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Taiwan, Germany Explore Tech Strategy for Carbon Neutrality

Bureau of Energy (BOE), Ministry of Economic Affairs (MOEA) and German Institute Taipei held a forum to share both sides energy transition experience. They also highlighted the importance of energy transition to reaching carbon neutrality as well as the development of hydrogen and offshore wind power generation.

According to the BOE, Taiwan has made great strides in promoting renewable energy since 2016 to reduce the country’s air pollution and greenhouse gas emissions while maintaining a secure, stable supply of electricity. The government will continue developing new measures and technologies to achieve its goal of net-zero emissions by 2050.

In recent years, the idea of net-zero carbon emissions has gradually become global mainstream, and Taiwan can reference Germany’s tech strategies and measures to achieve net-zero carbon emissions by using a wider range of new carbon reduction technology and economic tools, in addition to significantly increasing the share of renewable energy.

BOE pointed out that, in response to the challenge of net-zero carbon emissions, the continued discussion and exchange at the energy transition forum will help Taiwan and Germany to find more opportunities for energy cooperation, signifying the vision of establishing a low-carbon sustainable society shared by both Taiwan and Germany. BOE also looks forward to this platform to present more opportunities for the two sides to cooperate in the future.

As a member of a global community, Taiwan has set concrete energy transition targets and implemented a series of plans and policies in response to global climate action. The key targets of its energy transition are to increase renewable energy to 20% by the year 2025 and achieve the goal of net-zero carbon emissions by 2050.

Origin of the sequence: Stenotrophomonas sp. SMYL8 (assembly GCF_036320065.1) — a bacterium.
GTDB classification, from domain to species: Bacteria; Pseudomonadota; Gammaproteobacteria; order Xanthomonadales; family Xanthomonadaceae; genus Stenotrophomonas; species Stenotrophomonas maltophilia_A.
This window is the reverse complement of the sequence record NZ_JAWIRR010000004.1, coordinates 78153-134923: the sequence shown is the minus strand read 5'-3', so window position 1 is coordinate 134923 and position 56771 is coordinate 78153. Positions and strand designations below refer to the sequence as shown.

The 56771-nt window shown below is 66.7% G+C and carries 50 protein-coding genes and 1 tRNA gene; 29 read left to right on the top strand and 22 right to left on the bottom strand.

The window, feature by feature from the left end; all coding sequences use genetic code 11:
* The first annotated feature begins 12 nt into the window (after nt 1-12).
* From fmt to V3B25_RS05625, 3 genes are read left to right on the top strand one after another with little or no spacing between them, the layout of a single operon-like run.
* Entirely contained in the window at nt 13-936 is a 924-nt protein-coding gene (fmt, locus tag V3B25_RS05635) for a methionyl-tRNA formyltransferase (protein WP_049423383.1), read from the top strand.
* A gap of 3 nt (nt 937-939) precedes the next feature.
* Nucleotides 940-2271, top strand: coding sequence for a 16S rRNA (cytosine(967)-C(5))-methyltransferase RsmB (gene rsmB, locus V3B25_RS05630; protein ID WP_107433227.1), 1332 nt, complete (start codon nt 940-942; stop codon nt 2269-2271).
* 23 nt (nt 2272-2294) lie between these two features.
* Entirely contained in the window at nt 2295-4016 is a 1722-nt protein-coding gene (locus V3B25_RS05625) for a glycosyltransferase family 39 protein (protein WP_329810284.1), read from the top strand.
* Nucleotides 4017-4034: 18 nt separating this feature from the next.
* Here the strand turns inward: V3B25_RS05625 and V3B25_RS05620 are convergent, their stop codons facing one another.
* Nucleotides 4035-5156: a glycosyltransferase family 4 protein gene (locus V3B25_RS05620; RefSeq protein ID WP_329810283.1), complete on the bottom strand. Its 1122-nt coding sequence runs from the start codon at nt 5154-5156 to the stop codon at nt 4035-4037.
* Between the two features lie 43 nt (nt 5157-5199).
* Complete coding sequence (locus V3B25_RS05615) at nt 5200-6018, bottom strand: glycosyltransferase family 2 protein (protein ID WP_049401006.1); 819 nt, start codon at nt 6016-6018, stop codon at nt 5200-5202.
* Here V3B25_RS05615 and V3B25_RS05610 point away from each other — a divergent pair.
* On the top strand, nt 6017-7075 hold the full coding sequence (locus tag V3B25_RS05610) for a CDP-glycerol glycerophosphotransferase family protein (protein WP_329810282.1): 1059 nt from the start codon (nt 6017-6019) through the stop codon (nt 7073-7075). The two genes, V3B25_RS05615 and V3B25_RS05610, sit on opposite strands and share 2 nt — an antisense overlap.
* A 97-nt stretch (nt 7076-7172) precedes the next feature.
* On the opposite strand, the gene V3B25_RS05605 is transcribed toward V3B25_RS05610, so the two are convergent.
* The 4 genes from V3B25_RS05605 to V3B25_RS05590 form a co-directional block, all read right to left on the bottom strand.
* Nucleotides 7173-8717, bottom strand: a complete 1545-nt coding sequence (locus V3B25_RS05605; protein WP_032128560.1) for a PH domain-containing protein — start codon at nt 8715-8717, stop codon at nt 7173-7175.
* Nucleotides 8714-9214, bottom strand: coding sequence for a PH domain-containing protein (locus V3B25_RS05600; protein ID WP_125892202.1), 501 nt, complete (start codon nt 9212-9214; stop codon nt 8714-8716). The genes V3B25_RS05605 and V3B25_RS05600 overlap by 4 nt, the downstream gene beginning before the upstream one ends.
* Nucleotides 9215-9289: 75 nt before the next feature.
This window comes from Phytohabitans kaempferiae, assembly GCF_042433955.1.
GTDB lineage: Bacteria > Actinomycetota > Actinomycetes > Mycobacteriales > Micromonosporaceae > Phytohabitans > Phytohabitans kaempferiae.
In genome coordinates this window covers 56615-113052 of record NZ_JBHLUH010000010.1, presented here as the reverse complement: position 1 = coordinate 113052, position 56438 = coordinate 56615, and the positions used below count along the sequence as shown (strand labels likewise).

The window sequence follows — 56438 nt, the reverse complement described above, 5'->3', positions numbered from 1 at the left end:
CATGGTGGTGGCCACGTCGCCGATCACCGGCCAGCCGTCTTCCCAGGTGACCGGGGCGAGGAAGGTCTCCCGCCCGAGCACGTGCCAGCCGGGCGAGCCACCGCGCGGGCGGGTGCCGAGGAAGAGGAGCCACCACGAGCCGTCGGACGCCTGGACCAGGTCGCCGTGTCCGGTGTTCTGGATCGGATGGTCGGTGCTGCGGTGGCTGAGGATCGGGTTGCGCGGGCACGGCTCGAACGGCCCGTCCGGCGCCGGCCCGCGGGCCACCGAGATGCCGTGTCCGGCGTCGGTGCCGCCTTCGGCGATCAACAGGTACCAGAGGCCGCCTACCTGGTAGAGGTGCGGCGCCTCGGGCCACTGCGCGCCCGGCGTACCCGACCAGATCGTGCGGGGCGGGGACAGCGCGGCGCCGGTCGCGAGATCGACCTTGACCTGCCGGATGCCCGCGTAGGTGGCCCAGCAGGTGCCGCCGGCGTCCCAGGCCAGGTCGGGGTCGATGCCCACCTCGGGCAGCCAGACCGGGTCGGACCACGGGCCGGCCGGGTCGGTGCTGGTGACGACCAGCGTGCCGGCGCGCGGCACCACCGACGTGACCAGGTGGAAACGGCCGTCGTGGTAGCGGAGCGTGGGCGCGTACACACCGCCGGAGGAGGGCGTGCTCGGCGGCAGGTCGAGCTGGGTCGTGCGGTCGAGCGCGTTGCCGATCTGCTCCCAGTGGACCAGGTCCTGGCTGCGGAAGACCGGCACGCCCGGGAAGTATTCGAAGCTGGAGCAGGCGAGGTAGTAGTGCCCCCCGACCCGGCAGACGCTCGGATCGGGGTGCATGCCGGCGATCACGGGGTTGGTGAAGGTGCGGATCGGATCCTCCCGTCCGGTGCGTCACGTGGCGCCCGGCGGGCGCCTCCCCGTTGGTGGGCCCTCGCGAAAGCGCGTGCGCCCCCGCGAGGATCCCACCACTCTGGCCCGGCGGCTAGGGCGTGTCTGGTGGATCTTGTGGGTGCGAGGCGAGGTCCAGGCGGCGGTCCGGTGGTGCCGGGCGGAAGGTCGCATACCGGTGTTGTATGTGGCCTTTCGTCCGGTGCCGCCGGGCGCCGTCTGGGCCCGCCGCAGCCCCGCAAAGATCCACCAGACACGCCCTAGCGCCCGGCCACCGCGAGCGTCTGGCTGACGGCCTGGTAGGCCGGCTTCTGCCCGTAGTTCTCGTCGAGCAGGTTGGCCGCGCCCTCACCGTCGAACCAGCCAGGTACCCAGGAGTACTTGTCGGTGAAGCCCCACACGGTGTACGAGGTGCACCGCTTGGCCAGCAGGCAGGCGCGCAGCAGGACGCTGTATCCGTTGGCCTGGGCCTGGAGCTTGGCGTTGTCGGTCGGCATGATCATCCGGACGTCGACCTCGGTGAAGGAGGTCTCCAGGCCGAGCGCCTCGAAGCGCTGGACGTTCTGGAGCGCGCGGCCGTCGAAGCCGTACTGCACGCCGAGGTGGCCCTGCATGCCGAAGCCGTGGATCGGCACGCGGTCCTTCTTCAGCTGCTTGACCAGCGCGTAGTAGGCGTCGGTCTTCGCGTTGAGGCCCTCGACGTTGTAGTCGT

To achieve the targets, one of the important policies is to develop offshore wind power. Taiwan and the UK can continue to deepen exchanges and cooperation on relevant policies and technology, which will generate more mutually benefiting outcomes.

The green and renewable energy industry is a key plank in the government’s six core strategic industries initiative. Unveiled by President Tsai Ing-wen, the initiative also comprises information and digital technology; cybersecurity; biotech and medical technology; national defence; and strategic stockpile industries.

According to an article,  the Taiwanese Government declared that by 2025 it wants 20% of the country’s electricity supply to come from renewable sources – up from approximately 5% at the time. The ambitious target is part of the state’s wider energy transformation plans. To achieve its renewable energy target, the country needs to build approximately 27GW of new renewable electricity capacity, which it aims to do through a combination of offshore wind and solar power.

For the most part, Taiwan has attracted interest in its offshore wind auctions because it has a stable government. Furthermore, Taiwan’s strategic location in East Asia, with proximity to key markets means leading technology firms see the country as a potential hub for the Asian market.

Taiwan has been focusing on developing tech solutions for sustainability such as creating sustainable green parks. As reported by OpenGov Asia, Technology Industrial Parks in Taiwan have been dedicated to promoting energy and water-saving counselling and green electricity construction. In response to the negative impacts of climate change, major global supply chains have successively announced a carbon neutrality target. Suppliers are required to jointly respond as well and must implement environment-related sustainable technological programmes.

As all the resources in the world are limited, the only way to make the industry and ecology sustainable is to make the most effective use of limited resources, saving energy resources and developing renewable energy, and inventing green technologies.

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